Last week we completed all of the 1’s after a week devoted to each of the Aces as well as last week which was devoted to understanding and learning about the Magician. This week we move on to the 2’s, looking first at the 2 of Wands.
I encourage you to take your own deck(s) out and study the 2 of Wands. If you have a recording devise or a pen and paper, spend some time just sitting with the card and describing it, writing down or speaking any detail of it that you can. Even when you’ve finished, continue to study and observe it. You might be surprised at what you notice.
I personally have eight decks that I use in this series, and I work with all of them to show you the variations of depictions, but also to look at the similarities between them.
The Rider-Waite Tarot depiction of the 2 of Wands in an orange tunic and purple robe looking toward the left side of the card, with his back toward the reader. His boots and hat are red. On either side of him is a Wand with sprouting leaves. With his left hand, he holds on to the Wand on his left, while holding up a small globe with his right hand. He is behind a low wall that has a two white lilies and two red roses carved/painted on the side. Beyond the wall is a green forest and blue mountains that go down into a bay. The sky is grey.
The Spiral Tarotshows a man sitting at a table, his body positioned so that it’s facing the reader. Between him and the reader is a small globe on the table. The man leans on his left elbow on the right side of the card, resting his face, but looking up toward the top left side of the card, or toward the top of the wand he holds with his right hand toward the left side of the card. The other wand is against the right side of the card. Behind him is a brick wall, a bay, and beyond that a city. The sky is blue.
A figure stands at the right side of the card, postured and facing directly to the left. They have a hat covering their hair, and a patch on their shoulder depicting a white lily crossing a pink rose. The figure’s left hand holds a wand, while the right hand holds a pink orb, which could also be the sun low in the sky but seemingly cupped by the hand. The horizon is just below it. The second wand is on the left side of the card. The background/sky is white.
The Thoth Tarot shows two crossing orange wands with arrow tips pointing toward the two bottom corners. At the base of each tip are two coiled snakes. The other end of the wands shows a gargoyle-like head, with snakes curled around each ear of each gargoyle. Each wear a crown which gives way to a horse’s head. Behind the crossing wands 6 rays of flame. The background is blue which fades to a very light blue, and orange dots all across it. At the top of the card in the center is the glyph for Mars. At the bottom of the card in the center is the glyph for Aries. The keyword for the card reads, ‘Dominion.’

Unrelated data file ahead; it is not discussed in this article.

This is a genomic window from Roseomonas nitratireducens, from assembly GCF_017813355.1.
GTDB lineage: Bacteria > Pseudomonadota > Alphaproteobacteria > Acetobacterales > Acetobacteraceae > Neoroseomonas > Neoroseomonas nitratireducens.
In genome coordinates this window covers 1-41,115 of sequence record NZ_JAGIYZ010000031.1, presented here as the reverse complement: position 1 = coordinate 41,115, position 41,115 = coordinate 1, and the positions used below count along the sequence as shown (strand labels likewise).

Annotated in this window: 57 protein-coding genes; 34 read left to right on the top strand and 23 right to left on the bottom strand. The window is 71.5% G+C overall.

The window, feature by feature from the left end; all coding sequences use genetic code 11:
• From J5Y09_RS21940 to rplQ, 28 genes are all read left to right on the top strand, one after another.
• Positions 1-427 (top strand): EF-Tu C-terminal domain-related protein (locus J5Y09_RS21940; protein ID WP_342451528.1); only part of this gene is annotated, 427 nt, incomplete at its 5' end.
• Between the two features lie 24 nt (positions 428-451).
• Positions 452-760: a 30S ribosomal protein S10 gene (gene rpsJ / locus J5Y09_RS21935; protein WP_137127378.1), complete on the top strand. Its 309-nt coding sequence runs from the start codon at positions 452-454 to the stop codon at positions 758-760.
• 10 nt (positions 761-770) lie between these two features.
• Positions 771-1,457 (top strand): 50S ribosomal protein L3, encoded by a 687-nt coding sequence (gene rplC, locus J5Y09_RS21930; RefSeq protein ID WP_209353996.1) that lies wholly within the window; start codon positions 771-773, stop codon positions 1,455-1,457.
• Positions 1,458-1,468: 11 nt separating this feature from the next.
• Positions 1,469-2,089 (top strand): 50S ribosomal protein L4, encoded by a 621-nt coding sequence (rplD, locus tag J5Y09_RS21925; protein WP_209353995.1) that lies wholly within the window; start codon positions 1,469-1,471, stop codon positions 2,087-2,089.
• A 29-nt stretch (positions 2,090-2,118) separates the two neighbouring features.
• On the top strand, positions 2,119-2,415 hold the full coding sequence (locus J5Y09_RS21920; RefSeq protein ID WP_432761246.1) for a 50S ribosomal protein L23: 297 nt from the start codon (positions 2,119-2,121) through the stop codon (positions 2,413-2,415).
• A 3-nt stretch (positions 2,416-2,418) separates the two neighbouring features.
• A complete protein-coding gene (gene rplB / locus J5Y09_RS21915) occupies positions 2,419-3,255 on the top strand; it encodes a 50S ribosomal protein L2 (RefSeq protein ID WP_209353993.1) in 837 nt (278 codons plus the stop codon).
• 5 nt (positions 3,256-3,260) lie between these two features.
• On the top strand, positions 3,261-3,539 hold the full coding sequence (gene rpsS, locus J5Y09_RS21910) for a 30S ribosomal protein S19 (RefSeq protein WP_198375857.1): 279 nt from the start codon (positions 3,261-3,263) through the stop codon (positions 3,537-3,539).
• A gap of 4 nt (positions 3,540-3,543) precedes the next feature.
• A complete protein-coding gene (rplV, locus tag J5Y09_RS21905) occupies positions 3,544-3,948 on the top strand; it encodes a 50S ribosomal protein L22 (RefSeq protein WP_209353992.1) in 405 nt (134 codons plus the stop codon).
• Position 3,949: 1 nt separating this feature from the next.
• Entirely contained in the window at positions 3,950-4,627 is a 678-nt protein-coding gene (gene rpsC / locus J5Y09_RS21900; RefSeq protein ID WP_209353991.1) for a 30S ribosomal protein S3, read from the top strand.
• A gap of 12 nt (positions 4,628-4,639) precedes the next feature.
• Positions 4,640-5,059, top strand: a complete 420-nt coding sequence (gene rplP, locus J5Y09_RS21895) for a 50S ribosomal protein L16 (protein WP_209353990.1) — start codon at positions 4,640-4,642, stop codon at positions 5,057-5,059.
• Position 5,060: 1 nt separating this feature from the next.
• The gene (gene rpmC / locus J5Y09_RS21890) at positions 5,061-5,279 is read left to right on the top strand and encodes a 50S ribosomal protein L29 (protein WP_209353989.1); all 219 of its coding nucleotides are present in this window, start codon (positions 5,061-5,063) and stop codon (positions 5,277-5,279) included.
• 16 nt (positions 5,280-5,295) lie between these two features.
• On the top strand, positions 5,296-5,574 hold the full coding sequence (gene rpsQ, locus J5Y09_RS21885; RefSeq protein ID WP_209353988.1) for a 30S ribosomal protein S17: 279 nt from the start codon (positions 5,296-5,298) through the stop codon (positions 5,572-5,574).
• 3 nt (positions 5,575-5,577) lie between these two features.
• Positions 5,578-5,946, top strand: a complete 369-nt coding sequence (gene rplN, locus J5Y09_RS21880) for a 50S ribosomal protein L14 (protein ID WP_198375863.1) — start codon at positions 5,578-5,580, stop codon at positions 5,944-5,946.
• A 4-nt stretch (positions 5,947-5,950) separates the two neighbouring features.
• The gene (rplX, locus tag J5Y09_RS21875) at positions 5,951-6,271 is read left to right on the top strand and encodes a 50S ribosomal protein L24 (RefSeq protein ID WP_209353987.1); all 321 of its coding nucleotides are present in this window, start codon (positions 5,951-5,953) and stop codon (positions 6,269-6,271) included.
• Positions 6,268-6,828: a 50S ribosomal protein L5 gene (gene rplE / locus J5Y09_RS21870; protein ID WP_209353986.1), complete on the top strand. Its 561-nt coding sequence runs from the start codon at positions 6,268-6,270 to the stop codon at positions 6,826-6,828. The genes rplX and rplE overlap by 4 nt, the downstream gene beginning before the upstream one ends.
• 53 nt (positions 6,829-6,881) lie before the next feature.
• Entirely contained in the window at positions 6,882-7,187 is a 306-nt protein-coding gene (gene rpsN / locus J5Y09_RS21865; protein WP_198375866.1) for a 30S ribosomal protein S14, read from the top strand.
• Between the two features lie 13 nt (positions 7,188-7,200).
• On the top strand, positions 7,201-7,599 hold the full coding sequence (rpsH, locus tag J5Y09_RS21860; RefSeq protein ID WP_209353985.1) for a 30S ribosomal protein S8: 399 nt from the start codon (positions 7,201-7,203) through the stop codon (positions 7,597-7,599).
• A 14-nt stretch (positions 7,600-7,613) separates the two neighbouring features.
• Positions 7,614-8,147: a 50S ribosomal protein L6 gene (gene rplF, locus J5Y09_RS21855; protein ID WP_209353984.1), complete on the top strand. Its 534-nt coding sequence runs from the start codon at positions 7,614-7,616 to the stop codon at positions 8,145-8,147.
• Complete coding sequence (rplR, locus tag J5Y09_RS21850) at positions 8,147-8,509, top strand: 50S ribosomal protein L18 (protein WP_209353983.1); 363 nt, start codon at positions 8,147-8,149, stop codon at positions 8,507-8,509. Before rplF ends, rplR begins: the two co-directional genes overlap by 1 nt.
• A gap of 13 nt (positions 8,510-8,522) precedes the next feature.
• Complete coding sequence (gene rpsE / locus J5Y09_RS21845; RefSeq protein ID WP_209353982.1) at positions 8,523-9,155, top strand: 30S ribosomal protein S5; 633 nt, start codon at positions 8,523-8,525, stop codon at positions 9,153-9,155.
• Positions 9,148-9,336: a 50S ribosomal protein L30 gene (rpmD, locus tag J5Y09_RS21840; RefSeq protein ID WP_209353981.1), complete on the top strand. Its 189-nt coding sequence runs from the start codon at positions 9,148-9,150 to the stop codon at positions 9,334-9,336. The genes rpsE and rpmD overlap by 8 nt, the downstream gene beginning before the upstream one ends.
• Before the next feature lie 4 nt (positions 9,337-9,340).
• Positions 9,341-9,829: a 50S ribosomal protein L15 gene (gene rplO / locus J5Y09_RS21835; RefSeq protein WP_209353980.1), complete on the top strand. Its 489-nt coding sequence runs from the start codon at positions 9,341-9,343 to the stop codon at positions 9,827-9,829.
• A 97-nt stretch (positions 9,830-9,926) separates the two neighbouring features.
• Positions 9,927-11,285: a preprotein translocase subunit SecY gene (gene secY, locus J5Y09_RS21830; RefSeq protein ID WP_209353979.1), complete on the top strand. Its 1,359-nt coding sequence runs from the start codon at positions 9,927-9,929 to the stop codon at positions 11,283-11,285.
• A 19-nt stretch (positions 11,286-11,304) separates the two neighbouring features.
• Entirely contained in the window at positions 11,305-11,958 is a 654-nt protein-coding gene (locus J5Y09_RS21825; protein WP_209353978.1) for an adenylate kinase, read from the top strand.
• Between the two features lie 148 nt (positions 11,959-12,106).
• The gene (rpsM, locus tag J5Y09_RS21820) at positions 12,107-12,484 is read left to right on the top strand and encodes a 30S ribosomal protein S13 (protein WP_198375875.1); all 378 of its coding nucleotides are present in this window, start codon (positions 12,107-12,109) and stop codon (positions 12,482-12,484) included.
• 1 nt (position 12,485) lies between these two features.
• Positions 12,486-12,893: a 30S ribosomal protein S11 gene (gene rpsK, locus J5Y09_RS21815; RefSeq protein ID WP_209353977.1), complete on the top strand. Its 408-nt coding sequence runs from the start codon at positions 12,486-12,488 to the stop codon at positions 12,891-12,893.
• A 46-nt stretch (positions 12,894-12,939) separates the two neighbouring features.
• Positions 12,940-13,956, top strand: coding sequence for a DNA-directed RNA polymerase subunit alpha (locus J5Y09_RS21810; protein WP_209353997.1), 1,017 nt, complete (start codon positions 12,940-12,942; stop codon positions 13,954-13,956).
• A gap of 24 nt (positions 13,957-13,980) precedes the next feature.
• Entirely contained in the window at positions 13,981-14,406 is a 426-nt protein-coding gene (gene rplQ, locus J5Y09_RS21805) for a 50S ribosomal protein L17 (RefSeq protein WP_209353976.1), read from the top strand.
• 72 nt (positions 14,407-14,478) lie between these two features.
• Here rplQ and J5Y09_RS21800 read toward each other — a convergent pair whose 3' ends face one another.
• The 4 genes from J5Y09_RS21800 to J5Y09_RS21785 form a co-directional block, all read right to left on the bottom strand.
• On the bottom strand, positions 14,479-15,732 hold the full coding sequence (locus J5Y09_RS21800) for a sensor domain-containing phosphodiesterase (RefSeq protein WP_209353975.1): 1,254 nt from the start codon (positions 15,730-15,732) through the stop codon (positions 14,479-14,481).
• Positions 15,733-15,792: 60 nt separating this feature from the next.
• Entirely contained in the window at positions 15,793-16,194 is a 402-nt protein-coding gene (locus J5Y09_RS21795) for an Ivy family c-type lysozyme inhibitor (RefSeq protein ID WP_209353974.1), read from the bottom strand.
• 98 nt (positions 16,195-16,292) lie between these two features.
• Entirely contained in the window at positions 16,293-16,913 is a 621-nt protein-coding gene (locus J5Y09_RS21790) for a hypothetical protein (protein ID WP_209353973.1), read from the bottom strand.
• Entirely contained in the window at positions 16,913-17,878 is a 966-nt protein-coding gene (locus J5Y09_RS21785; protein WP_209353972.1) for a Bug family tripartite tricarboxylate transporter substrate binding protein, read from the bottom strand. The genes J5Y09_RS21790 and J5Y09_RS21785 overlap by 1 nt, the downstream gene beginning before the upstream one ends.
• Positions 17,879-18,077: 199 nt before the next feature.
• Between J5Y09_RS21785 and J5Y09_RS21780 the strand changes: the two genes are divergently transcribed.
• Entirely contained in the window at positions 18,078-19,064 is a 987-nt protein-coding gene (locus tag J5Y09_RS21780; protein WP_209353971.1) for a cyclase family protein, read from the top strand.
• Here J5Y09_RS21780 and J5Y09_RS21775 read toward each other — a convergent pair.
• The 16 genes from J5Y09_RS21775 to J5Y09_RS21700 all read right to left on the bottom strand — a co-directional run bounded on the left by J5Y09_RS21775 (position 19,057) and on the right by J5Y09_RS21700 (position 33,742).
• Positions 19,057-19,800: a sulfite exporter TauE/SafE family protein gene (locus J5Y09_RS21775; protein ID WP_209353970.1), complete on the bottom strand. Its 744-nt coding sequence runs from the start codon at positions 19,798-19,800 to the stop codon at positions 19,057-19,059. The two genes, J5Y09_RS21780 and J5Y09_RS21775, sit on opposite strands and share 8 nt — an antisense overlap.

The Vampire Tarot shows the Wands as stakes, and in the 2 of Wands, two stakes cross, holding up a gold-framed mirror, possibly a picture. The image in it is two women, one tall with long brown hair and a black cloak, and the other shorter with long blond hair and a white cloak and dress. They stand with their backs to each other and their eyes closed.
The Faerie Tarot shows a faerie in a red dress with golden spirals decorating it. Her wings are red which fade to orange and then white. Her orange curls are tied back. She sits on the ledge of a fairy well, a wand in front of her. The second Wand is behind her, taller than the one in front of her. Both have five green leaves and four red berries, with red sparkles around it. At the foot of the faerie are three mushrooms, and a vine grows around the well. The trees in the background are naked and the sky is a blueish grey.
A figure stands with their back away from the reader in a dark blue cloak. They look to the left of the card, their left hand holding to a Wand, while the second Wand is strapped to their back. A rail of flowers trail from the wands. The figure is in tall grass that gives way to a stream. Beyond the stream is a field of flowers, behind which are black mountains. In the sky is a crescent moon in the top left corner.
The Impressionist Tarot alters the 1877 painting, Nana by Édouard Manet. ‘An upper class lady of the evening’ (p. 83*). She stands to the left of the card, holding something up in her hand. Her dress is blue, and she looks at the reader, smiling. Behind her is a red and gold settee, with two umbrellas set upright on it (acting as the two Wands). Behind the couch is a red brick wall, and two birds stand on it’s ledge. A tree branch hovers above her. The background is blue.
As you go through the various cards, what do you notice that is a running theme in imagery? There should be several things that you notice, and you should question and explore what sticks out to you: